5. Don’t be afraid to laugh. Grief is intense. For some of us, laughter helps. When my grandfather died, I found laughter a great way of releasing some of the intense emotions. I won’t tell the whole story here, because it really deserves its own blog post, but to summarize my uncle, who was videotaping the memorial service, had a heart attack and died. And the camera was rolling. It was terrible. And laughter helped, not because it was funny–it wasn’t–but because…well, because it helped me. And that’s the whole point, isn’t it? Anything that helps us not mask the pain, but experience it, make it a part of ourselves, and then move on is a good thing.
By the same token, treasure the periods of “okayness” that seem to be a part of the grieving process, at least for me. It’s like a roller coaster, and thank goodness it is, because we need those comparatively tranquil periods between the periods of intense grief to give us respite. Enjoy them. Understand that this doesn’t make you a bad person. Feeling okay doesn’t mean you didn’t love the person, and that you’re not grieving. It just means that for right now, you feel okay. Be grateful.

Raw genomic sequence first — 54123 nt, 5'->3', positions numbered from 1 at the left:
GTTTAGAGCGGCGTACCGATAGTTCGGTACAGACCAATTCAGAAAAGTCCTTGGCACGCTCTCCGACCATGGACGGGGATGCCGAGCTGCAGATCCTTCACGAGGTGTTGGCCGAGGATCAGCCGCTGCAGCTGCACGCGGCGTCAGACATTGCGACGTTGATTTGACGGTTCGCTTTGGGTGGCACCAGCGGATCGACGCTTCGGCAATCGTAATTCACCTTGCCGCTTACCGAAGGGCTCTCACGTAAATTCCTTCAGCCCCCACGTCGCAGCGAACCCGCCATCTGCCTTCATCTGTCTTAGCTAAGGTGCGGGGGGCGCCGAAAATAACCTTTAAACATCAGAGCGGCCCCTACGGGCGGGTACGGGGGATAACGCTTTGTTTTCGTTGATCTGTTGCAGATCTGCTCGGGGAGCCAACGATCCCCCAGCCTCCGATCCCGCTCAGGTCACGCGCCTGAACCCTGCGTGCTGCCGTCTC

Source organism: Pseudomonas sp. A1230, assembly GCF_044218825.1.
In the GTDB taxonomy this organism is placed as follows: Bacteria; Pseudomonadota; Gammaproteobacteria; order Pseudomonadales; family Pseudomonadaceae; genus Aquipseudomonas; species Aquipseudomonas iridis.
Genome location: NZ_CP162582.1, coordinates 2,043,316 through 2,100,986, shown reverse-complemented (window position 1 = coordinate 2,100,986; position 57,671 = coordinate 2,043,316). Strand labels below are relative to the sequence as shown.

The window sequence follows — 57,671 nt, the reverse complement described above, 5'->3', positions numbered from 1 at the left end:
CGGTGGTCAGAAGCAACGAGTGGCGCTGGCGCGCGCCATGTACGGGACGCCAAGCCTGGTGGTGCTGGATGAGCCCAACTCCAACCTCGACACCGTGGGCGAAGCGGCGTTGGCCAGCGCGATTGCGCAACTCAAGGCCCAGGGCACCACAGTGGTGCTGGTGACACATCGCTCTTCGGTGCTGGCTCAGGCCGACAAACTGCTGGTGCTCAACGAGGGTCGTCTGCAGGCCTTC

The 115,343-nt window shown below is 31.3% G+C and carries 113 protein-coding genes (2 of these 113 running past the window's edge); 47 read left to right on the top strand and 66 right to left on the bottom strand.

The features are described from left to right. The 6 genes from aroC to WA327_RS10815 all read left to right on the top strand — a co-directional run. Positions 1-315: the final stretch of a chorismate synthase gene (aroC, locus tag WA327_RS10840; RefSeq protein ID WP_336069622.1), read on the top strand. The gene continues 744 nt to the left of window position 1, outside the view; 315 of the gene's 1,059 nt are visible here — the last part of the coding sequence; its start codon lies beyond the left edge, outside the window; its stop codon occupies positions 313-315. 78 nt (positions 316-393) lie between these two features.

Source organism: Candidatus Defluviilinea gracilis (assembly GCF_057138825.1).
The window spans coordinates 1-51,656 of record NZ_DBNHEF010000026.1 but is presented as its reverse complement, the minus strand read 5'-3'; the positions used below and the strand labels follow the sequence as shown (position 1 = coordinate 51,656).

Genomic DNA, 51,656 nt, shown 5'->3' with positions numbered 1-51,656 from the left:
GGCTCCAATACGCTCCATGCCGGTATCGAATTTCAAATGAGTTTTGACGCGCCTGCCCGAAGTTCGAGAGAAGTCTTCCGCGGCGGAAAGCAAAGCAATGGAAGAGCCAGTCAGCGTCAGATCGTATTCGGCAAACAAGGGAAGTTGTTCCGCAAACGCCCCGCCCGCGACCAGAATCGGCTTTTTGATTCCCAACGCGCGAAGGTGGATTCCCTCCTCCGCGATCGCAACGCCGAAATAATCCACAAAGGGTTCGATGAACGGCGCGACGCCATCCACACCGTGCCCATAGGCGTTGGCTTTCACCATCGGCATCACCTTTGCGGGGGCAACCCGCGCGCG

So there it is–all I got about losing someone. As I said at the beginning, grief is intensely personal. Maybe nothing here means anything to you. That’s okay. We each have to find our own way. This was mine.
6. And finally–grief doesn’t have a time clock. It takes as long as it takes. There is no schedule, no set time beyond which grief is inappropriate. Yes, grief evolves over time–I no longer grief my dad and my grandpa in the way I did, but I still have moments. There are a lot of cheerleaders who will advise you to “move on,” to “let it go,” to “get on with your life.” Grief makes people uncomfortable. It reminds us that none of us are immortal. But your experience and mine will not be the same, and you will experience grief in different ways for different people. And that’s okay. It’s more than okay. Feel it until you don’t need to feel it anymore. Talk about it until you realize you want to talk about other things. There is no schedule.